Traveling is not something most people are comfortable with. Even the most experienced of travelers get butterflies. But that's what makes it so exciting! Life begins on the edge of your comfort zone. If you don't try, you'll never know what the world has in store for you. The trick is being able to get those butterflies to fly in formation. Once you harness the energy, you can channel it to plan a pretty amazing experience.

"Life begins at the edge of your comfort zone." Grand Canyon, USA

There are three keys to overcoming nerves whether its about traveling solo, visiting a new country, or even taking a plane for the

first time.

1. Educate yourself

I can't stress enough how important it is to learn as much as you can before you hop on a plane somewhere. Luckily for you, you are already one step a head in this matter-- you found my blog didn't you?

Spend time reading, watching, and preparing before your trip so you have at least an inkling of what you are getting yourself into. What are the busy times for famous sites? What are the customs or local expectations of their visitors? How early should you show up to the airport? If you are going through something that you don't know how to handle, consult various forums and blogs. I have learned so much just by seeing what others are asking about. For Solo Female Backpackers, I highly recommend joining The Solo Female Traveler Network or GoWonder on Facebook. It's been a source of inspiration and comfort for many chicas crisscrossing the globe.

2. Make nerves a strength

Maintaining a set of nerves helps keep you sharp and aware while traveling. We have all heard horror stories while traveling of theft, strangers, or a general lack of security in some countries. What I have found as a solo backpacker is even the most advanced of places has its questionable figures and potential for unsafe circumstances. But just as unsafe is it "could" be, it can be just as eye opening and beautiful. Don't let reputation restrict you from exploring the places you have always desired. Instead channel the nerves to keep you alert of your surroundings. Trusting my gut has kept me out of scary situations and also opened me up to meeting some amazing people.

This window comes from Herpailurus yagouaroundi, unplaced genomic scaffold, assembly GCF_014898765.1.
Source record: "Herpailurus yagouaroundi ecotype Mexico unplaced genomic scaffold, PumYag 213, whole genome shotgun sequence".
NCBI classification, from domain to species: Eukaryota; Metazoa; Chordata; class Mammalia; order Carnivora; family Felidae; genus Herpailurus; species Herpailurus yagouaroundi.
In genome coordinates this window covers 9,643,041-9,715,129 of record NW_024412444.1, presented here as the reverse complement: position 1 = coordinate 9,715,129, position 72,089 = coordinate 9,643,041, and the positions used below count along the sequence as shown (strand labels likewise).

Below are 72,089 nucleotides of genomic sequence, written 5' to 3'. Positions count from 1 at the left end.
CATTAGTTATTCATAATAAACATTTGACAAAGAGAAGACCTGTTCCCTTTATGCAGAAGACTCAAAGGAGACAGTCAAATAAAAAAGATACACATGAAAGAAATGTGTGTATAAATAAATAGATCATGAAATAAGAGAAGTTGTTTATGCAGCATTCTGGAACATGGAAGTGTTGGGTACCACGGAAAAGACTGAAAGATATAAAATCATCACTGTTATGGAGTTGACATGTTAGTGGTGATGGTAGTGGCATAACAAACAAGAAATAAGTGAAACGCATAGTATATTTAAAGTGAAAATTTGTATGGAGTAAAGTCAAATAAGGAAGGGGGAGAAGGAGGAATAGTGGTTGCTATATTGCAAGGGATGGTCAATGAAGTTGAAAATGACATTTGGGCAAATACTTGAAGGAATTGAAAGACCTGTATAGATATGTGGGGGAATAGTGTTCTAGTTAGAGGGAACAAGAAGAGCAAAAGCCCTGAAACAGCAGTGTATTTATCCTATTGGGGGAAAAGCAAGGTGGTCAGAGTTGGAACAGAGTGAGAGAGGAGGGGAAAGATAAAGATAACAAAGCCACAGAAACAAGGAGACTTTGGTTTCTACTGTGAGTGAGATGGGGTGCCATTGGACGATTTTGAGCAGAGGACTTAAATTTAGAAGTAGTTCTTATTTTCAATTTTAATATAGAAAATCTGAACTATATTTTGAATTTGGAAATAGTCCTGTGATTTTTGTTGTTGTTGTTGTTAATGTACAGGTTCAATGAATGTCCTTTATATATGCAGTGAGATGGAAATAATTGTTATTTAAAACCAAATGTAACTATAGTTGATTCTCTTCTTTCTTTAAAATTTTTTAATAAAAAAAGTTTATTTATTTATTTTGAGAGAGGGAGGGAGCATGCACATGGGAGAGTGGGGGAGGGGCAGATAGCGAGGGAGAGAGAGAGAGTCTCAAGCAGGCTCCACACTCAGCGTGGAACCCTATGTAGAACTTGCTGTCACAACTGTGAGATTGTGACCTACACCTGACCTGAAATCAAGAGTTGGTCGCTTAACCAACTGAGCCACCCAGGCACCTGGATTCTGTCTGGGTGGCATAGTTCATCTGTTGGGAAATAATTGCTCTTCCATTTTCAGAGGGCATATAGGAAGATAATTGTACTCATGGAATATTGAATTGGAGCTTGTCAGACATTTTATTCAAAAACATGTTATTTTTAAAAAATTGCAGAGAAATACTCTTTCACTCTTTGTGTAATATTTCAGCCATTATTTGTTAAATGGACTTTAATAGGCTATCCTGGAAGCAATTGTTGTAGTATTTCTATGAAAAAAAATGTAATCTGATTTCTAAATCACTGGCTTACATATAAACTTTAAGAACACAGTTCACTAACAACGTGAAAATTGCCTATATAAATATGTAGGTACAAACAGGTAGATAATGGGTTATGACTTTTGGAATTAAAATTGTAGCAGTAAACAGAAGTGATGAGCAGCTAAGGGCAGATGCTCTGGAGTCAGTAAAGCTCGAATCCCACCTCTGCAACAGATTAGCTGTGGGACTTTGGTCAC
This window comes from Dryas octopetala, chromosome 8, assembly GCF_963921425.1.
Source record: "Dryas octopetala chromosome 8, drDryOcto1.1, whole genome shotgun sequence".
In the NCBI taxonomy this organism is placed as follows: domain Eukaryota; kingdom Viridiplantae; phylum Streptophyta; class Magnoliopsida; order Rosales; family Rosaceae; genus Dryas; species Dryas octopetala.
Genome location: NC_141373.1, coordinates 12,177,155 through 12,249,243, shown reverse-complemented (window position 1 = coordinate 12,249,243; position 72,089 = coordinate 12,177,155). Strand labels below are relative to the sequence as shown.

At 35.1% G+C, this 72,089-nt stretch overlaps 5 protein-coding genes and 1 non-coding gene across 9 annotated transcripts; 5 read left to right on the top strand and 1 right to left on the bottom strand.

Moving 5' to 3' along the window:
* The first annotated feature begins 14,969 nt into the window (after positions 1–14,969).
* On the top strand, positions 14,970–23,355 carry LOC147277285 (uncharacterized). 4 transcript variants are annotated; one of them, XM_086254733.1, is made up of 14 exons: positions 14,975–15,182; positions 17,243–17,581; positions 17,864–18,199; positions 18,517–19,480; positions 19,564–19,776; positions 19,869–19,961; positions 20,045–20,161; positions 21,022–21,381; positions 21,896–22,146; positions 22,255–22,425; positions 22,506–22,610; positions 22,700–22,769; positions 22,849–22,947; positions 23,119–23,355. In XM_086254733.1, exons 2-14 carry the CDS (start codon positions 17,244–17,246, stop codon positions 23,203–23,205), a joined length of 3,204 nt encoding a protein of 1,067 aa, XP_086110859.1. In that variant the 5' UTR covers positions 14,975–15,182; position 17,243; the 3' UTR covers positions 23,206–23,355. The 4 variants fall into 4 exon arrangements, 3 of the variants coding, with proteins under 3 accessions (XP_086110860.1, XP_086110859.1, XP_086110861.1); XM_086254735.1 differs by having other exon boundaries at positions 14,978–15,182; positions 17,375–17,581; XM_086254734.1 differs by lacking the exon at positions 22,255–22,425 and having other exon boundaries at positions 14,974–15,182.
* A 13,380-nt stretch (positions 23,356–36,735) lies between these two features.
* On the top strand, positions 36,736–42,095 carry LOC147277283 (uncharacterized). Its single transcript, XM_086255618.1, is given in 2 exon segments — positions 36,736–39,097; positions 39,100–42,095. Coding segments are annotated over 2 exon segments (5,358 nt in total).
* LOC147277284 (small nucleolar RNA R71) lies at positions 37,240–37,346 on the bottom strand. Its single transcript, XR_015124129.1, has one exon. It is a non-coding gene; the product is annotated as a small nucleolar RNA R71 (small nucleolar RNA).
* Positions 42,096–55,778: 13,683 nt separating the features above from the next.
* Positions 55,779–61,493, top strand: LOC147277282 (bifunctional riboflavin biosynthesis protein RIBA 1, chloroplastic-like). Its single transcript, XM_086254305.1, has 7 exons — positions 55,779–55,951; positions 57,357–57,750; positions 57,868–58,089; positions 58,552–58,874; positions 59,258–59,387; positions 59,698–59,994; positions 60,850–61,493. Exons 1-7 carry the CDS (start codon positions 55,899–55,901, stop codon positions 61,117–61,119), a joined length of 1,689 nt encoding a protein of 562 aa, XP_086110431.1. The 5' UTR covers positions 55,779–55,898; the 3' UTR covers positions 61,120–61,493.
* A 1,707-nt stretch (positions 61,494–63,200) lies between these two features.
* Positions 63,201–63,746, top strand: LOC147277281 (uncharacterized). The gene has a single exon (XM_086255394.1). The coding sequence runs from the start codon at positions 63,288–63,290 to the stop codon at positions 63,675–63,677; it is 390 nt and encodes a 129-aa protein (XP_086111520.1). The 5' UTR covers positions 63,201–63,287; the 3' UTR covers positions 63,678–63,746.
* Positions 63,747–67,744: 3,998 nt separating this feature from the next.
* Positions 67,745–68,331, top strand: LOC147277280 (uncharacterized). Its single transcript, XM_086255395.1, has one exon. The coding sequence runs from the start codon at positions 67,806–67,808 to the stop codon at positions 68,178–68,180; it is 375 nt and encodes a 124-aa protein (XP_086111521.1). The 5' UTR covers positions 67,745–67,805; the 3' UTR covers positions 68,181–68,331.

In Russia, I decided to take the 15+ hour overnight train from Moscow to Samara. Many blogs and reviews spoke of theft however it was far most cost efficient and a traditional way of transportation in Russia. I wanted the experience despite the sentiment. I didn't speak any Russian and was certainly on my guard. By the end, I had shared vodka and food with a couple of Russians and a few other travelers, learned their stories, and made memories that I would not have gotten in any other circumstance. Trusting can be a fine line to walk, especially in a foreign environment. But if you take a first step to getting to know the people around you by extending a hand they may open up and trust you in return. Taking calculated risks will make you feel more comfortable about your security, and enjoy the overall experience!

3. Keep your expectations realistic and share your plan

I used to think telling my parents where I was going, who I was with, and when I would be back was just them trying to annoy their teenage daughter. Now I realize that it was just good security measures as I jumped into adulthood. I often travel by myself or with a friend, and I'm sure my parents are more nervous than I. But if you are a nervous traveler, telling your plan to a family member or friend back home will help in case something goes wrong. Additionally, in a way, sending updates gives you a moment to reflect mid travels that things are actually ok. Regularly I see fellow travelers focusing so much on the negatives that it overshadows the positives. Checking in at least once with someone back home forces you to recognize that even if things are not what you expected, you are still alive and well. Trust me - things will not be perfect, things will not go according to plan. If I had a plane ticket for every time I've been stuck in an airport, every time I misconnected, or felt awkward taking myself to dinner (more on that later), I could fly around the world... twice.

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